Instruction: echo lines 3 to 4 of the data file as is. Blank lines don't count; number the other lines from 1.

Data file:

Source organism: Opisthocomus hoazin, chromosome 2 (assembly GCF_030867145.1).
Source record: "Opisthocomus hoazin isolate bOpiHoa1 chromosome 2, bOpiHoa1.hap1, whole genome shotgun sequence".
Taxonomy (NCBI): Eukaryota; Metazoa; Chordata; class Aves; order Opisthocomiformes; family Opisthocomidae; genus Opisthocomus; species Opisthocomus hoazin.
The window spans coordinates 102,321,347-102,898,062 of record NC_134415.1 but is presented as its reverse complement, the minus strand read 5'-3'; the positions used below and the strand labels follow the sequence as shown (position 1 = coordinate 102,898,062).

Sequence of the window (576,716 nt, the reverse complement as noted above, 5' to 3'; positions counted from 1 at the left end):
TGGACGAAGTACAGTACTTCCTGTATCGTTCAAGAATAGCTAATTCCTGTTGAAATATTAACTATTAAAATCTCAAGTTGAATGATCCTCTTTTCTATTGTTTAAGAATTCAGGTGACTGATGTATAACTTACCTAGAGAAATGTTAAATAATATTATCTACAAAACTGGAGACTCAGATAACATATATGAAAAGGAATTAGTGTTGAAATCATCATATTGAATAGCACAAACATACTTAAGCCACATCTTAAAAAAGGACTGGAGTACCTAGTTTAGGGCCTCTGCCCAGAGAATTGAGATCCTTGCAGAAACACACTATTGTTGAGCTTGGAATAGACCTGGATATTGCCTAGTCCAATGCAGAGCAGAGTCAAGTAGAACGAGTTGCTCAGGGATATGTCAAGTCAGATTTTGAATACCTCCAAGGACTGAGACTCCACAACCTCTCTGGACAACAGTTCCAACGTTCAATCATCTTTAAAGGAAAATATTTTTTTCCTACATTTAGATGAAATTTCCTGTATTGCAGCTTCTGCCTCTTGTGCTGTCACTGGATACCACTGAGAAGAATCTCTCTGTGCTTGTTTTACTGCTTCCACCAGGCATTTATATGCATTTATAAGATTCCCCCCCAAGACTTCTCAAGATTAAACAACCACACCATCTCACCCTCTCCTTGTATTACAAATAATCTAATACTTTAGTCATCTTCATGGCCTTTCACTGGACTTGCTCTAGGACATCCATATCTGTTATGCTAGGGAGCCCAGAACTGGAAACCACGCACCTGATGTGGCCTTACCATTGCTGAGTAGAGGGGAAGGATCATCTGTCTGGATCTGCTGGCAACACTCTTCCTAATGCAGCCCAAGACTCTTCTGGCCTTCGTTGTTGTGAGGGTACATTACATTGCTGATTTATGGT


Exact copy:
Taxonomy (NCBI): Eukaryota; Metazoa; Chordata; class Aves; order Opisthocomiformes; family Opisthocomidae; genus Opisthocomus; species Opisthocomus hoazin.
The window spans coordinates 102,321,347-102,898,062 of record NC_134415.1 but is presented as its reverse complement, the minus strand read 5'-3'; the positions used below and the strand labels follow the sequence as shown (position 1 = coordinate 102,898,062).